Pressure and consistency are elements of quarterback evaluation that share similar challenges.
Pressure, the physical form rather than the “clutch” form, is analytically measured and presented as a single entity. “Russell Wilson was under pressure on 43 percent of his snaps” for example. In reality, pressure is vastly more complex than that. Was it backside pressure? Was it frontside pressure? Was it one defender who was a yard away coming up the middle? Was it three defenders hitting the quarterback as he released the ball? These pressure numbers are typically used to point to the quality of an offensive line yet they don’t differentiate between pressure created by the line and pressure created by the quarterback.
We treat consistency as a single-entity term. Is Quarterback X consistent? Yes. No. That’s typically where the discussion stops.
There are different forms of consistency. Some quarterbacks struggle with their consistency on a snap-by-snap basis, Jameis Winston for example. Winston will throw a perfect seam route that splits the coverage and leads his tight end into space, then he’ll throw the ball straight up into the air where there is no receiver to be seen. Other quarterbacks suffer consistency challenges on a season-to-season basis, Russell Wilson is the greatest example there. Wilson is currently lugging his bad accuracy through this season, he struggled last year too but that was mostly because of injury. Before that he had two great seasons, one rookie season and one not-so-great season. It happens.
Most quarterbacks don’t stand out as extremely inconsistent whether it’s on a snap-by-snap, season-by-season or game-by-game basis. Ben Roethlisberger has been an exception.
The Pittsburgh Steelers quarterback became renowned for his week-to-week unpredictability last season. An average accuracy percentage for a quarterback last year was 73.59 percent. While expectations differ based on how often the quarterback throws to different levels of the field and based on the systems they play in, in general a good accuracy percentage will land above 70 percent. Roethlisberger had his great games last year. Six times he was accurate on at least 80 percent of his passes in a game. He was regularly pushing the ball deep in those games. Seven times he didn’t even reach 70 percent.
In six of those seven he didn’t even reach 65 percent. When Roethlisberger was bad, he was really bad. When he was good, he was really good. That variance in his play led to an inconsistent passing game for the Steelers but the upside of Roethlisberger’s play combined with the quality of Antonio Brown, Le’Veon Bell and that offensive line meant the impact of Roethlisberger’s negative performances wasn’t fully felt.
Bringing Martavis Bryant back into the offense and adding the impressive Juju Smith-Schuster to go along with the continued growth of Jesse James set Roethlisberger up for a big season this year. Even if he was inconsistent, he was throwing to three skill position players-Brown, Bryant, Bell-who offered him a wide margin for error behind one of the best offensive lines in the league with a play caller who understands how to scheme easy throws that turn into big plays. The only obstacle Roethlisberger would have to overcome was himself.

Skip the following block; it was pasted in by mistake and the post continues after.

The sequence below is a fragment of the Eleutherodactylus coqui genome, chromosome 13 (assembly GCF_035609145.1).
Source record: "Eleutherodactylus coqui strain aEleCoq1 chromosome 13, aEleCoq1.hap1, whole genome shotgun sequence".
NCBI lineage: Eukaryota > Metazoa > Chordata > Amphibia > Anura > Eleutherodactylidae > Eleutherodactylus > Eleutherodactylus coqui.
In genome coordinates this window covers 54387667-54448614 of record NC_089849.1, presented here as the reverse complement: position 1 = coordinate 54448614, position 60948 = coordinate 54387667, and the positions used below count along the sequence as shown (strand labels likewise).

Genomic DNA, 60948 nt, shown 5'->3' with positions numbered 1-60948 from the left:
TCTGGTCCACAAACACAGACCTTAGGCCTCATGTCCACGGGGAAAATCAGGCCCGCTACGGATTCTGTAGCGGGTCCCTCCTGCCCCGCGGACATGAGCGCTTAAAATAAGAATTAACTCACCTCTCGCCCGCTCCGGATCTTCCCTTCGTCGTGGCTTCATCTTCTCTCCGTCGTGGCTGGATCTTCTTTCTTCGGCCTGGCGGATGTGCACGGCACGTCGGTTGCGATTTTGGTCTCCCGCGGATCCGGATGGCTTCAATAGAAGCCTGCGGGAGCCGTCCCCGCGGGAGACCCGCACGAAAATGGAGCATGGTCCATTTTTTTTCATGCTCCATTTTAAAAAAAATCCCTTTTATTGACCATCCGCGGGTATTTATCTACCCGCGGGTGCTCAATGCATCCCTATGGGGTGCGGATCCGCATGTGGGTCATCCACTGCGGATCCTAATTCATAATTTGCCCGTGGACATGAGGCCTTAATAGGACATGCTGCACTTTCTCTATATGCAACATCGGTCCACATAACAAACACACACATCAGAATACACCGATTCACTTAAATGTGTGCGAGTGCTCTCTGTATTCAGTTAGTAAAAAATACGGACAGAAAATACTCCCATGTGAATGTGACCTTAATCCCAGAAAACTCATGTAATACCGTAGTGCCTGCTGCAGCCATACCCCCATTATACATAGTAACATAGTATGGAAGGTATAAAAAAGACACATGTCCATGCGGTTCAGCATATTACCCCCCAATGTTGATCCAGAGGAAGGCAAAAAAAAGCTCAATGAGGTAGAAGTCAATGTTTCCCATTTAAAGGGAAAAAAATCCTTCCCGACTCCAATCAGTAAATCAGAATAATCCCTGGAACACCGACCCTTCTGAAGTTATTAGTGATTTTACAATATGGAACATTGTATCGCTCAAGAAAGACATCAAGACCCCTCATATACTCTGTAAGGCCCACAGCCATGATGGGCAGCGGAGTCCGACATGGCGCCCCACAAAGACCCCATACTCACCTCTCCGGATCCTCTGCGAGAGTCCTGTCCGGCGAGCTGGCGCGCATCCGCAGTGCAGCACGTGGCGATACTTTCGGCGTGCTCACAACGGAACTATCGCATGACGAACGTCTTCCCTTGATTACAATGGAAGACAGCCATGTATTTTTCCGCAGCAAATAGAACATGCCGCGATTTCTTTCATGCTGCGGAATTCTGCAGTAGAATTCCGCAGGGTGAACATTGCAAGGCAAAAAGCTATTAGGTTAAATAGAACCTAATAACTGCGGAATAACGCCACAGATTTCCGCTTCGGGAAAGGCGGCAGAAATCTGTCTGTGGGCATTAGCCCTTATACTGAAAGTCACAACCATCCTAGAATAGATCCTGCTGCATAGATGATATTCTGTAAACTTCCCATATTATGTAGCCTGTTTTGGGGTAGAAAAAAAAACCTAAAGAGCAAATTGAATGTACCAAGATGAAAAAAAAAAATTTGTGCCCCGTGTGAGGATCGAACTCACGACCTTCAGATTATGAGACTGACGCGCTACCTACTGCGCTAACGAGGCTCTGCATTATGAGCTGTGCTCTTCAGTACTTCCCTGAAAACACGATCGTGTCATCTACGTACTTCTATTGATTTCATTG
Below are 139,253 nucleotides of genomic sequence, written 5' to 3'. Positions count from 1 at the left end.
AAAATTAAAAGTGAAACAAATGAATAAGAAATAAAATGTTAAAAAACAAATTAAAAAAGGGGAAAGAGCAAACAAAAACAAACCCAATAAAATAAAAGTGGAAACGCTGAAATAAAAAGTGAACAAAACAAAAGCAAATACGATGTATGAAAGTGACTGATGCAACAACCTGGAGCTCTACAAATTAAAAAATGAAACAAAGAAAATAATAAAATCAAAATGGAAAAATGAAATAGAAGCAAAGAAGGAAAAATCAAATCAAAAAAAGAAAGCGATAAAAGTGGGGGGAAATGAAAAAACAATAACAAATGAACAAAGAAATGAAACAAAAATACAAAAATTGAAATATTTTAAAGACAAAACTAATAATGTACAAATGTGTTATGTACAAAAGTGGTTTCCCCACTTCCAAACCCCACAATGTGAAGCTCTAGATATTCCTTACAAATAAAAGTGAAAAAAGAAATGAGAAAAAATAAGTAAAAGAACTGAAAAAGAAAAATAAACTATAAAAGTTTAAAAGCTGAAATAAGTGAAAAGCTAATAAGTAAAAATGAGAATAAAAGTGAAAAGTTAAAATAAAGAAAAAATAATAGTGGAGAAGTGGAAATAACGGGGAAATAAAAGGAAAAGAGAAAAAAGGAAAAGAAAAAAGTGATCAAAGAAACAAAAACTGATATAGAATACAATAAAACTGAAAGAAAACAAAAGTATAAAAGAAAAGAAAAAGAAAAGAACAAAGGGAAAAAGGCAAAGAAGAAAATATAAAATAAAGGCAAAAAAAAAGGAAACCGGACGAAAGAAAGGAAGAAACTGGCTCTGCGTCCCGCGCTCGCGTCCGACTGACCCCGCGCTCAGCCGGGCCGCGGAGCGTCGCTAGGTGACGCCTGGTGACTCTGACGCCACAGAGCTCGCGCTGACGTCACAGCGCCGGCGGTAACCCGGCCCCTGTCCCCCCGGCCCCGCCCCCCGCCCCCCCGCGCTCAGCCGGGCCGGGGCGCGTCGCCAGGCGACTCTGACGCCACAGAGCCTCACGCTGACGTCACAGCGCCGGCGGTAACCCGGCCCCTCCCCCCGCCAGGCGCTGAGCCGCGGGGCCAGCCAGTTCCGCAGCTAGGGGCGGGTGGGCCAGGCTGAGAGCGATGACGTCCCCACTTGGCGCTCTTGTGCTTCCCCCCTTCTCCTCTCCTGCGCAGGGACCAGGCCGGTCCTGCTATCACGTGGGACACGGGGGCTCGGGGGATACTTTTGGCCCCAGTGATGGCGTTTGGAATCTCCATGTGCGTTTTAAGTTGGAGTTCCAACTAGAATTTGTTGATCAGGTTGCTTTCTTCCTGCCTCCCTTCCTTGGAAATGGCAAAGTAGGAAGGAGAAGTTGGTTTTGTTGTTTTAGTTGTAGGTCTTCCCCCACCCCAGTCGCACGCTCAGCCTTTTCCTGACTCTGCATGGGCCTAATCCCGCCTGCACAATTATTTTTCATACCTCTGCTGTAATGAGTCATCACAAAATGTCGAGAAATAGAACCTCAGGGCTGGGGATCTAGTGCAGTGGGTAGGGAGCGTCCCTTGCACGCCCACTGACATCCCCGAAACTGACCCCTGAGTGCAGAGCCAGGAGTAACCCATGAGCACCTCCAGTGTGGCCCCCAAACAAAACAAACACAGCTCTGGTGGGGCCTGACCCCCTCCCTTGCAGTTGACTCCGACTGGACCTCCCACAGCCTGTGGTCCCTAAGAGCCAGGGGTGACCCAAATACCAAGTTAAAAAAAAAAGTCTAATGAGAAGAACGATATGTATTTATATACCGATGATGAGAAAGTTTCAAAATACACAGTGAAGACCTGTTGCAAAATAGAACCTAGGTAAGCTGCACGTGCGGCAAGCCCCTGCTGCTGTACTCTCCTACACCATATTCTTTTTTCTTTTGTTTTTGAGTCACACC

(It all went a bit Disney towards the end of that last paragraph.)
Jalen Ramsey and the Jacksonville Jaguars defense put the spotlight on Roethlisberger this past Sunday. Five interceptions, 5.7 yards per attempt and an upset loss at home made Roethlisberger question if he had it anymore. Had you been paying attention over the first month of the season, you’d have been asking the same question. The 35-year old has brought all of the negatives from last season into this year without any of the positives. He’s no longer wildly inconsistent, he’s just wildly inaccurate.
Roethlisberger had an overall accuracy percentage of 72.99 percent last season. That ranked 19th in the league but that’s without considering that he threw the highest percentage of deep passes in the league by a wide margin. 15.92 percent of Roethlisberger’s passes travelled further than 20 yards downfield, Cam Newton was second at 13.83 percent while the league average was 10.81 percent. Roethlisberger didn’t just throw the ball downfield a lot, he did so well. Even while regularly throwing to Sammie Coates and Cobi Hamilton who couldn’t create their own separation, Roethlisberger was accurate on 44.94 percent of his deep passes.
44.94 percent ranked 13th in the league, more than three percent higher than the league average of 41.47 percent.
In general Roethlisberger wasn’t an exceptionally accurate passer but he had areas of strength without any area of great weakness. Ranking 22nd in the league in three yard ranges is obviously not ideal but in the 1-5 yard range he was within one percent of the league average and in the 6-10 yard range he was within three percent of the league average. Being six percent below the league average in the 16-20 yard range was Roethlisberger’s biggest accuracy flaw last season.
Spectacular accuracy numbers aren’t necessary for a quarterback to be great. Making good decisions, throwing receivers open and playing from unclean pockets while understanding situational football were all areas where Roethlisberger excelled during his “good” games.
While you may not need spectacular accuracy to be a great quarterback, you can’t be even an average quarterback with awful accuracy. So far this season, Roethlisberger’s accuracy has been awful. Three of his five games haven’t cracked a 70 accuracy percentage, one of the two that did was a 70.59 accuracy percentage in Week 1 against the Cleveland Browns where Roethlisberger threw 62 percent of his passes within five yards of the line of scrimmage. Roethlisberger has had one game this year where he didn’t even reach 60 percent with his accuracy, it was a 56.41 performance against the Chicago Bears in Week 3.
The hamartia reveals itself when you examine Roethlisberger’s numbers by depth.